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[Editorial] Misreading Libyan crisis

North Korea has found a new justification for its nuclear weapons program ― the attack on Libya by the United States and its allies.

Denouncing the Western countries’ bombings against Libya, a spokesman of the North’s Foreign Ministry asserted on Tuesday that what is unfolding in the North African nation has confirmed once again that “a nation can ensure peace as long as it has the power to do so.”

In an interview with the official Korean Central News Agency, the Pyongyang official suggested Libya lost that power when it agreed to abandon its nuclear weapons in 2003 after years of negotiations with the United States.

Referring to the “Libyan-style nuclear disarmament,” the official said the approach Washington used for Libya was found out to be “to dupe a country into disarmament with sugar-coated promises of a security guarantee and improvement of diplomatic relations and then attack it.”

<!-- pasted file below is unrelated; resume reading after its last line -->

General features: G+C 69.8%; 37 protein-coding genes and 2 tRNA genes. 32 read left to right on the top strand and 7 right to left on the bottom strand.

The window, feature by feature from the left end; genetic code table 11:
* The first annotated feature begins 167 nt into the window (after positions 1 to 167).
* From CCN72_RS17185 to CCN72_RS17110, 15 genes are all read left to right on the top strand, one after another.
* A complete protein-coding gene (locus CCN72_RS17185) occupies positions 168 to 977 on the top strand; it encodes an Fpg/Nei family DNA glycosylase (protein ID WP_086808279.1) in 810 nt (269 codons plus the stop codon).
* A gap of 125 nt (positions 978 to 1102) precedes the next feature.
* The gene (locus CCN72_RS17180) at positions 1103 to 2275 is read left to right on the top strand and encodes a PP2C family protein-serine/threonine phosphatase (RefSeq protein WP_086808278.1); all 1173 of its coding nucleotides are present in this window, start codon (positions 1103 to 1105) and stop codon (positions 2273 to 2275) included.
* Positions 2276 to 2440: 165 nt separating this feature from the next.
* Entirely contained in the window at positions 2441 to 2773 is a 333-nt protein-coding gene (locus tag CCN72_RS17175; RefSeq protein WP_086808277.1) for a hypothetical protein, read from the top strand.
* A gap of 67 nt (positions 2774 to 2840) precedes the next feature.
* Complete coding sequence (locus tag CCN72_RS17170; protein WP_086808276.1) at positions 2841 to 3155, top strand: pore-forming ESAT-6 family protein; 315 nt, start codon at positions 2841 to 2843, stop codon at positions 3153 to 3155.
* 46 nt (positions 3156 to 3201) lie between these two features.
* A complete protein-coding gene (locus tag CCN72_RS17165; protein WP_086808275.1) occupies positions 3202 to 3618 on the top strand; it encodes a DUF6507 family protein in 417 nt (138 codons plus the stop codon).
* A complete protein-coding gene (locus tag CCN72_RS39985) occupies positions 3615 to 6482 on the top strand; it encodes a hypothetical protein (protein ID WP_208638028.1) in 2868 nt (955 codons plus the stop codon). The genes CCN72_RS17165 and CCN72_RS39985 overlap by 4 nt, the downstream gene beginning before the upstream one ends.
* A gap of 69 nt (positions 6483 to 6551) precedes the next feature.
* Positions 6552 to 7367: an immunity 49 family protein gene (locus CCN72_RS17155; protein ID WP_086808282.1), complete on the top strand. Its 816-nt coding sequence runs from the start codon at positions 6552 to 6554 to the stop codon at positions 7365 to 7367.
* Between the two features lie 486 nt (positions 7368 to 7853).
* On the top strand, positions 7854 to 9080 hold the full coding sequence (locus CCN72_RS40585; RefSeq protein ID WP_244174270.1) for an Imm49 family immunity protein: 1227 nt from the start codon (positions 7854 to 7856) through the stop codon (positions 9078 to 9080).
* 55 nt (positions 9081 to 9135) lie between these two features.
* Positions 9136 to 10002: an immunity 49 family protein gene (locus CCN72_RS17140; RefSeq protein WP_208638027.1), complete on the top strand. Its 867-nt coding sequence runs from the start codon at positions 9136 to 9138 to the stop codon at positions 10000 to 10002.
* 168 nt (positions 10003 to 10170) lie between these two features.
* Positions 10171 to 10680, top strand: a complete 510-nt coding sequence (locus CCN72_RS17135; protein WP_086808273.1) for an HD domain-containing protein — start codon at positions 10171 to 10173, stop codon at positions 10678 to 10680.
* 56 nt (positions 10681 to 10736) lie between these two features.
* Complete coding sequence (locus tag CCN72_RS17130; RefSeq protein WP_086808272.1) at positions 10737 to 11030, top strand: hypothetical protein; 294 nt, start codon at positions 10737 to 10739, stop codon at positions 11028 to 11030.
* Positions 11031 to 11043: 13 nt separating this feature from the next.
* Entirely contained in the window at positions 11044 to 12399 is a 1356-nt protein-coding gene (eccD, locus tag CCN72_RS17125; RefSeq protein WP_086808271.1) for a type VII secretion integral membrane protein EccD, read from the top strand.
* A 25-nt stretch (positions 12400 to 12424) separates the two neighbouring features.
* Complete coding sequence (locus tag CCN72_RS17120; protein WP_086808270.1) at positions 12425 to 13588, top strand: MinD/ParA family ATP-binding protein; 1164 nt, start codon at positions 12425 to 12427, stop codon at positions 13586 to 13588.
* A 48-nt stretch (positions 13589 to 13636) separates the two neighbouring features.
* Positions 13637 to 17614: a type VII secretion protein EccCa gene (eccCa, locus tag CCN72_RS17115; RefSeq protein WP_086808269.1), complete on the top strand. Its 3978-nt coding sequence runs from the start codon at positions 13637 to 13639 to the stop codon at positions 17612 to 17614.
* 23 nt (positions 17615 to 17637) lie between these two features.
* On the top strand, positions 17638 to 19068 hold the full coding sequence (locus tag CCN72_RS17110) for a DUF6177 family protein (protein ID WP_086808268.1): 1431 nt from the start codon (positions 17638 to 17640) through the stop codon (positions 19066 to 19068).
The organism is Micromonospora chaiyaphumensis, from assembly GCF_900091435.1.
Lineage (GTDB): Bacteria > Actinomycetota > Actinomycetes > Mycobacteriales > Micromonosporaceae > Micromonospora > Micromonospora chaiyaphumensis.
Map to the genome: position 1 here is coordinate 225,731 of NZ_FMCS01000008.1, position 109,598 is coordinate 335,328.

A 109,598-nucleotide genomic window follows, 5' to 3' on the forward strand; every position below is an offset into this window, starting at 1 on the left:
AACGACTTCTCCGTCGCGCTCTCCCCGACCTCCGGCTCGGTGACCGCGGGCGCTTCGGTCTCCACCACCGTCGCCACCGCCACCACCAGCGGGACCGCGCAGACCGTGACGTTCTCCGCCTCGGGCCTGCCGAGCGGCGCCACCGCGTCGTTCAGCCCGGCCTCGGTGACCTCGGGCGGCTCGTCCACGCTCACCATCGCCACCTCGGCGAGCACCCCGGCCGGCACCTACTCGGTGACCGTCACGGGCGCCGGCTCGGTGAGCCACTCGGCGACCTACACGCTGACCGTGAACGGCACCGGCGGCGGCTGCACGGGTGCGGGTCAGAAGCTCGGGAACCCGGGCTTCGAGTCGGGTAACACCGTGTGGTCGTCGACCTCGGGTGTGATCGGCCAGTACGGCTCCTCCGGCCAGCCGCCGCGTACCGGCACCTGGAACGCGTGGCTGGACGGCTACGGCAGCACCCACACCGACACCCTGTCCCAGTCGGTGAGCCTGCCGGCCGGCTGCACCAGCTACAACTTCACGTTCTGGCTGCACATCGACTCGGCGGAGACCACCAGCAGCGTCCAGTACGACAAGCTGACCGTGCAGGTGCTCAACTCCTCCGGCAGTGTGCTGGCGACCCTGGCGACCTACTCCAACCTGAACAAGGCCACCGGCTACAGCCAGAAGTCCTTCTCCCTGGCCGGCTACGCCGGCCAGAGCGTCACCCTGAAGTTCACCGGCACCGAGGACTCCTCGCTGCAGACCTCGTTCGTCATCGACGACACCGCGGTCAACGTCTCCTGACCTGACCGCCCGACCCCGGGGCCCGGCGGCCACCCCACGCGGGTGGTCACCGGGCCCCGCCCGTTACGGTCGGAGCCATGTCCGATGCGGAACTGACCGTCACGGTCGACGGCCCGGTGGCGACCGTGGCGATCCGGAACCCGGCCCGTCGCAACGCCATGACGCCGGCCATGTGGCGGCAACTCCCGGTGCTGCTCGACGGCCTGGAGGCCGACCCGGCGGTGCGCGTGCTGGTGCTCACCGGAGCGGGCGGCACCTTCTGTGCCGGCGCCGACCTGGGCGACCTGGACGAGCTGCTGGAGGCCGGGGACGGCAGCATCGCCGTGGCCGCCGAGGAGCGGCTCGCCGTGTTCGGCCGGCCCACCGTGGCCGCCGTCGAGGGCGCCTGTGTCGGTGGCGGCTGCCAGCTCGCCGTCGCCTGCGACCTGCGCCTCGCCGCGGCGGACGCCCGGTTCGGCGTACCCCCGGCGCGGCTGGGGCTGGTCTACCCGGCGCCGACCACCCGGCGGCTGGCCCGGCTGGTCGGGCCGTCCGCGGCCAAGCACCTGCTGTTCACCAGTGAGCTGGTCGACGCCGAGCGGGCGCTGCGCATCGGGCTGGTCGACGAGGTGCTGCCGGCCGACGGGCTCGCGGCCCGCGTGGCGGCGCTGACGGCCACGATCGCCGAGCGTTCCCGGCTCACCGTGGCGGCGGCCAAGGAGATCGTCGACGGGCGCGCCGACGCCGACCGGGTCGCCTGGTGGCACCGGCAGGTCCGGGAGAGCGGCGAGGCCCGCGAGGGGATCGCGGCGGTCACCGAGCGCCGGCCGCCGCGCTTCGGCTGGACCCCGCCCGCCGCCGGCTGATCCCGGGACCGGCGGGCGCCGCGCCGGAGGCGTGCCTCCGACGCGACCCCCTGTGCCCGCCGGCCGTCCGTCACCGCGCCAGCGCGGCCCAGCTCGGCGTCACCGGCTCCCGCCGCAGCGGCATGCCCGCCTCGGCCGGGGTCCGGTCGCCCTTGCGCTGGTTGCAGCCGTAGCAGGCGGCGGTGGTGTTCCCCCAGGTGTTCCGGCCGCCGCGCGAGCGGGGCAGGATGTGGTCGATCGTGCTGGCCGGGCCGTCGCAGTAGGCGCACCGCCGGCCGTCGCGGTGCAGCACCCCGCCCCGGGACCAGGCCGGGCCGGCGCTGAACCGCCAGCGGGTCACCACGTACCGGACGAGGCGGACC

Then he praised the North’s military-first politics and self-defense capabilities as a vital deterrent against invasion.

The North’s reading of the Libyan crisis reflects its permanent siege mentality, which makes it unable to view things in their proper context. Libya invited air raid by the U.S. and its European allies not because it has renounced its nuclear program but because it used tanks and jet fighters against its own people.

What underlies the Libyan crisis is Gadhafi’s failure to reform and rampant corruption committed by his children. Inspired by the “Jasmine Revolution” in their neighboring countries, Libyans stood up against dictatorial rule and demanded more freedom and equity in wealth distribution.

If the Libyan turmoil offers a lesson for North Korea, it is obviously not that it should develop nuclear weapons to prevent foreign intervention in its affairs. Rather it is the realization that it could also face popular resistance if it fails to ensure a minimum standard of living for its people.

To avoid uprisings by its disgruntled people, the North should pursue economic reform and open up to the outside world after giving up its nuclear weapons. It should do this before it is too late.
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